Oklahoma’s Bradley Hallman sewed up his first Walmart FLW Tour victory at the season-opener on Lake Okeechobee presented by Ranger Boats by pitching and punching reed heads in the South Bay area with a Reaction Innovations Sweet Beaver. Hallman stuck with his program despite up-and-down air temperatures, high winds and all the curveballs Mother Nature could throw at him.
Hallman dominated the first two days with more than 50 pounds of bass, then went into survival mode after that and brought in only six keepers the last two days. Still, his lead was so great after day three that Hallman could’ve won the tournament without even fishing on Sunday.
Then check out how the rest of the top 10 got it done.
2. Alex Davis found beds in flooded bushes
Alex Davis, a well-known guide from Lake Guntersville, scored a top 10 in the season-opener to get his Tour season off on the right foot. Davis’ four-day total was 56 pounds, 4 ounces.
Davis found a mother lode of spawning bass on the Big O in a small clear-water pocket just several hundred yards off the main lake. The area was the size of two or three bass boats and featured flooded trees and bare bushes – quite an anomaly among Okeechobee’s thousands of acres of green vegetation. According to Davis the area featured about 60 or 70 flooded bushes and small trees, and every one of the bushes had a bed at the base of it.
“It was all hard bottom in there,” Davis says. “They were bedding in there like you see bream or shellcracker bed with beds all crammed in there next to each other – dozens and dozens of beds.”
Over the first two days, Davis hauled almost 42 pounds of bass out of the trees, which put him behind Hallman going into day three. But on day three the Alabama pro’s gold mine area fizzled out, and he had to resort to fishing hayfields for buck bass just to try and get a limit.
When fishing the bed-laden woody cover, he used a Jackall Flick Shake 6.8 (Junebug) worm topped with either a 1/4- or 3/8-ounce weight. He pinned the worm on a 5/0 Gamakatsu EWG Superline hook tied to 80-pound-test PowerPro Maxcuatro braid.
“Getting a bite wasn’t the hard part,” Davis says. “If I could just get the bait anywhere back in that flooded jungle, one would bite it. But getting them out was a different story. Winching them out of there was pure chaos. I lost a couple that way, but it sure was fun while it lasted.”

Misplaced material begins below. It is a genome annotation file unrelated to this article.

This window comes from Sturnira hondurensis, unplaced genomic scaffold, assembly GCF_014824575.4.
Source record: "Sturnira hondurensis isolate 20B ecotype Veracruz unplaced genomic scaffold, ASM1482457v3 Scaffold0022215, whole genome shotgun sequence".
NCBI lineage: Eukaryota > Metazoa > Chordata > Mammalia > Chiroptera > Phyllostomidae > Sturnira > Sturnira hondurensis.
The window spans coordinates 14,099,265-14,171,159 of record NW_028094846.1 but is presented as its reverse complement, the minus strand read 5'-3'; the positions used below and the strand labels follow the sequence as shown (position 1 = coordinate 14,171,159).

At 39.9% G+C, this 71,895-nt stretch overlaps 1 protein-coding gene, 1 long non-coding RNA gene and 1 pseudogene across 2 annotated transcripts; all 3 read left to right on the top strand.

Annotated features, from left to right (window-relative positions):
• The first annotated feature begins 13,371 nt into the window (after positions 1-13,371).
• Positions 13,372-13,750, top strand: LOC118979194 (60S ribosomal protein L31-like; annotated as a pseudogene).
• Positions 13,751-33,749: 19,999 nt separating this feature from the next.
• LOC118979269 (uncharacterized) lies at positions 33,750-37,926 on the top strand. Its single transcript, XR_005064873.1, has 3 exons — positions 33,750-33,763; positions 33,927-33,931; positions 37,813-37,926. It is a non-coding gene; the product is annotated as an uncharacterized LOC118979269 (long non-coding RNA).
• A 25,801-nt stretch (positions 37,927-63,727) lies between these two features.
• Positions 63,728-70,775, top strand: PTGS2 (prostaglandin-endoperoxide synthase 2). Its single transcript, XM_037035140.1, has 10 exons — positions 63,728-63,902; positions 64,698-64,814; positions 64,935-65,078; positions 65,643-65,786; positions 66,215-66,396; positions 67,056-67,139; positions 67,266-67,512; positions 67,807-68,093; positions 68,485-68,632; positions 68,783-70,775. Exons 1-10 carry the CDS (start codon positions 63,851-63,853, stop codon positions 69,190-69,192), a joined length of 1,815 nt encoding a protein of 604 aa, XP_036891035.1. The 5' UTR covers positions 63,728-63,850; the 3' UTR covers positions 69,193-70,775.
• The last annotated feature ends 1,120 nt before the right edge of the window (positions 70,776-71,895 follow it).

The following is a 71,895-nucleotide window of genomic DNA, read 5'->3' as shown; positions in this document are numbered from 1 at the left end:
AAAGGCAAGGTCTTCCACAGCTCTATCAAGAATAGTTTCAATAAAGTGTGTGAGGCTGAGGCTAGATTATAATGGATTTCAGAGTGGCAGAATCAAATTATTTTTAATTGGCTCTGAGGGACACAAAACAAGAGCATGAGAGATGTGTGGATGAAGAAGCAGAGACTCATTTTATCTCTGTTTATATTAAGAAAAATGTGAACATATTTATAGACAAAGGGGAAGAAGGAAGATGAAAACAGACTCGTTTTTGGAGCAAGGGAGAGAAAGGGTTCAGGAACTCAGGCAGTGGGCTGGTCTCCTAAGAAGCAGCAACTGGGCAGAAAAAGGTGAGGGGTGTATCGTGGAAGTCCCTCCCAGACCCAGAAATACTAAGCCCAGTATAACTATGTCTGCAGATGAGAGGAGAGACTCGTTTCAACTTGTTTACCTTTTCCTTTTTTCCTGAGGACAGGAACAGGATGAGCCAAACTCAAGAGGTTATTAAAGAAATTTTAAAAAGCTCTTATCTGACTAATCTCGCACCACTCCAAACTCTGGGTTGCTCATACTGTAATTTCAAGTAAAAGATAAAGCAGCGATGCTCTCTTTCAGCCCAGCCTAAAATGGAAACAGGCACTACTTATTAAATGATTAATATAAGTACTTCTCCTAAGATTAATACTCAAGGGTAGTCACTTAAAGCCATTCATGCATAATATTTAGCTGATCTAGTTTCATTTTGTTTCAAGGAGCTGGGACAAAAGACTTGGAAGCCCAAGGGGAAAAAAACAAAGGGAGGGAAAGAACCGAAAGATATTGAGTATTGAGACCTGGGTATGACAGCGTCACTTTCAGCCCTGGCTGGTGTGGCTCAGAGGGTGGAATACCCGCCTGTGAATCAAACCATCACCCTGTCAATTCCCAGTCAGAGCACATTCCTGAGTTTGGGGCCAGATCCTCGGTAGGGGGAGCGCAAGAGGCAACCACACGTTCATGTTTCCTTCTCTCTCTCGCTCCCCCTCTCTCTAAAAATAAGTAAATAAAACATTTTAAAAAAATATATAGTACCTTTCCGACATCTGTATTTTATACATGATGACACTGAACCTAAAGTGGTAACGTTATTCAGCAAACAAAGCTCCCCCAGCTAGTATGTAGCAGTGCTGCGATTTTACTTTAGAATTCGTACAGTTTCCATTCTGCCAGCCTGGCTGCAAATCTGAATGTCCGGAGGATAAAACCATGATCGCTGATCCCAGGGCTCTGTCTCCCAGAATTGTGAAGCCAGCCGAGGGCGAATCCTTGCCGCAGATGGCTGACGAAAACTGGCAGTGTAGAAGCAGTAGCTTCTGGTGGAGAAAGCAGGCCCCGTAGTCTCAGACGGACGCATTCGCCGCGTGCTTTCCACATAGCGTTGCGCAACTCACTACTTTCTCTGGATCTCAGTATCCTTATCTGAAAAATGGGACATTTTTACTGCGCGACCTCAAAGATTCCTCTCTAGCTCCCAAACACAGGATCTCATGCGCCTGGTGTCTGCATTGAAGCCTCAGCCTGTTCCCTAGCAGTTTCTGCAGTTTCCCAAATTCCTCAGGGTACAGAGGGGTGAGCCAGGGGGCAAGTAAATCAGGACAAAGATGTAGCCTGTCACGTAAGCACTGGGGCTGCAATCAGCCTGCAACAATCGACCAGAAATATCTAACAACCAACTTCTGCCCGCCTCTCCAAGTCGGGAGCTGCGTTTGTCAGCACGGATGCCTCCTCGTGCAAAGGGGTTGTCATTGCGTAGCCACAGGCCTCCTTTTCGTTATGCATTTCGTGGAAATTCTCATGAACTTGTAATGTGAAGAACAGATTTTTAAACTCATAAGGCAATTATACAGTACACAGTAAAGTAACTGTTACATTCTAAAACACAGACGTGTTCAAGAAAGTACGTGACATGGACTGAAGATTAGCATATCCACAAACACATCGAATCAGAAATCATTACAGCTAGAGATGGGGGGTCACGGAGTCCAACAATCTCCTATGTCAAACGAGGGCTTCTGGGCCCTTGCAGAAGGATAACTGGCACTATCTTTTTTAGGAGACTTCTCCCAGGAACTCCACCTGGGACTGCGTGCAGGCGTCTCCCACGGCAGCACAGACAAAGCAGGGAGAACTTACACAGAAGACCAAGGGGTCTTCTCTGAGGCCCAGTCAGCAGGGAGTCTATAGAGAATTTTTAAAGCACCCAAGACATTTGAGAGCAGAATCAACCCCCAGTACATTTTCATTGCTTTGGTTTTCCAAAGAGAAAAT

3. Chris Johnston flipped and fished a swim jig
FLW Tour rookie Chris Johnston made his 1,500-mile journey from Ontario to Lake Okeechobee worth it with a third-place finish in the Tour season-opener. He weighed in 56 pounds, 3 ounces.
Johnston found a two-part program of winding and punching in South Bay to be his ticket to the top 10. When winding, Johnston relied on a 1/2-ounce swim jig trailed with a Reaction Innovations Skinny Dipper, both in black and blue. As things got tougher toward the end of the week, he leaned more toward the punching game with a Reaction Innovations Sweet Beaver.
“I had a variety of punching weight sizes tied on, from 3/4 ounce to 1 ounce to 1 1/2 ounce,” Johnston says. “I changed up based on how thick the blown-in prop chop was in the reed heads. By the last day, there was a lot of chopped-up stuff blown tight into the heads, so I went to the 1 1/2 ounce.”
4. Michael Neal went north, swam a jig
While most anglers in the top 10 made the cut fishing in the southern portion of the lake, Michael Neal bucked the trend by heading north and fishing on either side of the Kissimmee River to sack up 55 pounds, 15 ounces.
“I fished up there the first time I came here and did well,” Neal says. “I like it because it’s protected from the north wind and has a large mix of vegetation: Kissimmee grass, hydrilla, gator grass, buggy whips, reeds, arrowheads. It offers a little bit of everything.”
To probe the variety of vegetation, Neal relied primarily on one lure: a 3/8-ounce TrueSouth Custom Lures swim jig (black/blue) teamed with a Big Bite Baits 4 1/4-inch Cane Thumper (hematoma).
“When it got windy, I went to a 1/2-ounce version of the swim jig,” he says. “They key was to pole down and thoroughly cover the best-looking places. Sometimes I’d fan-cast one area for several minutes before moving on.”
5. Shin Fukae shared water with Hallman
With a top 10 secured at the Okeechobee opener, Shin Fukae is solidly out of the blocks in pursuit of another FLW Tour Angler of the Year title.
Fukae shared water with tournament winner Bradley Hallman from day one. But Fukae says he did not commit to punching every hour of every day like Hallman did. At times Fukae strayed away from the reed heads to throw a Yamamoto Senko with a 1/4-ounce weight into vegetation holes. The technique provided more bites, but lower quality when compared to punching the reed heads. Fukae’s tournament total was 52 pounds, 9 ounces.